ON DEVELOPING THE IDEA
Stories begin with an idea. That raises the question of where ideas come from.
They can come from someone else, of course, but writers who develop their own ideas tend to execute them better. They are more enthusiastic, more inquisitive and have more of a sense of ownership (it should be quickly stated, however, that the fleshing out of an initial idea can best be achieved in collaboration with others: Two minds are better than one).
You arrive at a good idea by answering the following questions:
What interests you? What creates emotion: makes you mad; makes you happy/sad; makes you inquisitive??
Who interests you?
What do you want to look into more or learn about?
How good is the idea: Will it contain information? Will the information be significant enough to be of interest to others?
If you sit down and try to answer questions like the above, you probably will come up with some possibilities for stories to write. But generally ideas are generated more spontaneously. A brainstorm. You see, hear or read something that triggers another idea. A conversation gives you an idea.
The problem is that ideas tend to go in one ear and out the other. Ever wake up in the middle of the night with a great solution to a problem and then wake up the next morning and forget what it was?
Ideas, for many of us, are like jokes: We tend to forget them.
Most writers carry a little notebook or keep a journal. It is a way of capturing the germ of an idea that can be built on.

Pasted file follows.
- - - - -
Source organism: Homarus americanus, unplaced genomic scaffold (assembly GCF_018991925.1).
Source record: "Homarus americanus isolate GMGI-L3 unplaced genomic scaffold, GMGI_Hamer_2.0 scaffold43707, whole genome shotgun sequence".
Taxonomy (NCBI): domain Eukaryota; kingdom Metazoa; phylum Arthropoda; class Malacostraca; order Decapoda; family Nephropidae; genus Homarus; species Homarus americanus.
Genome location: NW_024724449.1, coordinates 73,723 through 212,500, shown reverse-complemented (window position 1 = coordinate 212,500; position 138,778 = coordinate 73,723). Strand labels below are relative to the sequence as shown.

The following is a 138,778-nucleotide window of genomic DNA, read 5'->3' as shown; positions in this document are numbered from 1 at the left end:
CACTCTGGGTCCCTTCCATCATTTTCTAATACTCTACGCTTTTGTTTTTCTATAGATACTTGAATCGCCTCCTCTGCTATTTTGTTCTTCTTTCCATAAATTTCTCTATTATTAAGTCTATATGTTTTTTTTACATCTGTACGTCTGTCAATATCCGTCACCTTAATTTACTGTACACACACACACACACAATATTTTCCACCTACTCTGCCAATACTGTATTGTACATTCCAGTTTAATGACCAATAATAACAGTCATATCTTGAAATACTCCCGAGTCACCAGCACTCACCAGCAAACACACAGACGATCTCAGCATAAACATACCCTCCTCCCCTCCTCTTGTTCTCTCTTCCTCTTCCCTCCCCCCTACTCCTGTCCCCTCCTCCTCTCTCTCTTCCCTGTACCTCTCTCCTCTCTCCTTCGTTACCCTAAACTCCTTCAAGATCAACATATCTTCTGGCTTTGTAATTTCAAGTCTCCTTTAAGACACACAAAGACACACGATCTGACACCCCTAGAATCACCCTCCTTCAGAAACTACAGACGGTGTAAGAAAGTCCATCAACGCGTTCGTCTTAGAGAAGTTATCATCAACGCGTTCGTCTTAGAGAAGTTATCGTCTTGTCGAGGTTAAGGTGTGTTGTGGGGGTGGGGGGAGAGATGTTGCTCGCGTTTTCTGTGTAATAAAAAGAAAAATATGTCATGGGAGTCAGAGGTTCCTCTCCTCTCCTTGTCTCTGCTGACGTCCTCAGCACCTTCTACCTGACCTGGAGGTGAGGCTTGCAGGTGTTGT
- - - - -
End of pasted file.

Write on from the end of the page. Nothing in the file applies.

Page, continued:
Don Murray, the author and writing guru, never goes anywhere without his daily journal, an 8x11 spiral notebook in which at various times during the day he jots down thoughts or descriptions of what he literally sees or things he sees in his mind's eye. Here's how he describes the evolution of an idea:
"My columns usually begin with the ordinary. My eye catches a glint from an insignificant element in my life or the lives of those around me, and I see it suddenly with humor, anger, sadness, amusement, nostalgia, concern--emotion gives it significance."
Here's another little exercise that might be worth trying: Write down three ideas you think may be interesting for your publication...for your eyes only.
Take your best idea. Write an answer in a word or two or three to the basic questions each story should contain, if there is an answer: Who? What? When? Where? Why? and How?
Talk over the idea with someone else before you start working on it.
What are the criteria for a newsy idea?
1. Does it have timeliness?
2. Is it of importance (affects many)?
3. Will it be of general interest to the reader?
4. Is it relevant?
5. Does it involve the public's right to know?
6. Does involve the public's need to know?
7. Will it inform/educate/guide/entertain readers?
Few of us our Einsteins, but that doesn't mean we don't have good ideas. The test is whether we are conveying information that is relevant to the reader. Take it from Susan Trausch, who has been a humor columnist, business writer, Washington correspondent and editorial writer at the Boston Globe:
"Ideas come from just living and doing the daily battle--standing in line at the bank and always being in the wrong one; spending a day trying to get the funny noise out of the car and discovering it's a tube of lipstick under the seat; living in an apartment with cardboard walls; having your credit card rejected in front of your fellow man. I write about the little annoyances that are big pains, and those are everywhere."